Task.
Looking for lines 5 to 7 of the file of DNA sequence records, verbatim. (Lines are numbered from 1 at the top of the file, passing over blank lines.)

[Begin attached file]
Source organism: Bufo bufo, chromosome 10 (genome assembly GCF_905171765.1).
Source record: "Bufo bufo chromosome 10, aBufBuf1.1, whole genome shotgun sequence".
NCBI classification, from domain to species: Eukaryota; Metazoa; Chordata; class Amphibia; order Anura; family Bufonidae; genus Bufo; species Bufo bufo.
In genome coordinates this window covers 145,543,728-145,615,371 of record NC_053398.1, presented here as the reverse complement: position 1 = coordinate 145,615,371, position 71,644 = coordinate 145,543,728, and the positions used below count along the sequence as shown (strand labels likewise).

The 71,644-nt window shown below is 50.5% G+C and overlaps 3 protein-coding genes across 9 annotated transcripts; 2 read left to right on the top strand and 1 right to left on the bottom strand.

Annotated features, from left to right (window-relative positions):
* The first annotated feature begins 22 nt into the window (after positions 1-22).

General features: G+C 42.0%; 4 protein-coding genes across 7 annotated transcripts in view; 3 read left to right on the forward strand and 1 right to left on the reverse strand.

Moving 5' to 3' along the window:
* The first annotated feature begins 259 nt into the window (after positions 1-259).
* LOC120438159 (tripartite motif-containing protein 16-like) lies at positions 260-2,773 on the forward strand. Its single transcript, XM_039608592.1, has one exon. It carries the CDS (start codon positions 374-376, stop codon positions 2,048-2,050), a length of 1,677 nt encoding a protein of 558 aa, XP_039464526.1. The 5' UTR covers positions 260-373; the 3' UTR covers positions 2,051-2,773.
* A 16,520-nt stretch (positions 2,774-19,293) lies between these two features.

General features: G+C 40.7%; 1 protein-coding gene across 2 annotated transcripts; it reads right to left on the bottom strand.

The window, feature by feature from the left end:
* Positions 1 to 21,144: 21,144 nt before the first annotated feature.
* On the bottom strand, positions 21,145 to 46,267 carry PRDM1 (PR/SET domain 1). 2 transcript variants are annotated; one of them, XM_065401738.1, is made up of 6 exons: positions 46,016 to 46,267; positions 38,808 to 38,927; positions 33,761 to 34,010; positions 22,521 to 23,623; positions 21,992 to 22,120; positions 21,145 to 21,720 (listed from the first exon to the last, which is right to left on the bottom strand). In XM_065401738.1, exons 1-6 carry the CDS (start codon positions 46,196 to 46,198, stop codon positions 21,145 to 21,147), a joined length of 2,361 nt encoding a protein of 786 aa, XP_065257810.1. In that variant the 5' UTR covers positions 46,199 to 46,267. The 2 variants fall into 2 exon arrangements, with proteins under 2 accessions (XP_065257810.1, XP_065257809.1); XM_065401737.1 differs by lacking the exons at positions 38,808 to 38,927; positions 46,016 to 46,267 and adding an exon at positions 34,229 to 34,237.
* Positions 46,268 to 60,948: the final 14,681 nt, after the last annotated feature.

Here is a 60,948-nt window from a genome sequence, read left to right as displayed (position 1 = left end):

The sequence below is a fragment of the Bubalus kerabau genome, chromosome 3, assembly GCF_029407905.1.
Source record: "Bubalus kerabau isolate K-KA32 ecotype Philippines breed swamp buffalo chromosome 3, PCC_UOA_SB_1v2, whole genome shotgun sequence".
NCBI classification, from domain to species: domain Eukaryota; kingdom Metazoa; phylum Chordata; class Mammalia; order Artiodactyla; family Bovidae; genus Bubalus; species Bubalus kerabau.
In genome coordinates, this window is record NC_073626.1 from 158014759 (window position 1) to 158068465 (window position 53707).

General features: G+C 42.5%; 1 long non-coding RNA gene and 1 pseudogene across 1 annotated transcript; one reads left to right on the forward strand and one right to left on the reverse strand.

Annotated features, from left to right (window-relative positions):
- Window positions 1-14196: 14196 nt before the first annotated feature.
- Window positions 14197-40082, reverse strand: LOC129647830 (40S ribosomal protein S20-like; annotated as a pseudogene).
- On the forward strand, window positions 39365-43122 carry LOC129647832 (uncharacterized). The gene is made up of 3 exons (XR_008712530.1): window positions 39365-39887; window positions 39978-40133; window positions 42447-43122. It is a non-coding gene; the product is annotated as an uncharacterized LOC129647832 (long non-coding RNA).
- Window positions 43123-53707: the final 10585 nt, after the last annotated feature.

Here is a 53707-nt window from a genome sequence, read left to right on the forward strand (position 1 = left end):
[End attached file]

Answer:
The 71,644-nt window shown below is 50.5% G+C and overlaps 3 protein-coding genes across 9 annotated transcripts; 2 read left to right on the top strand and 1 right to left on the bottom strand.

Annotated features, from left to right (window-relative positions):
* The first annotated feature begins 22 nt into the window (after positions 1-22).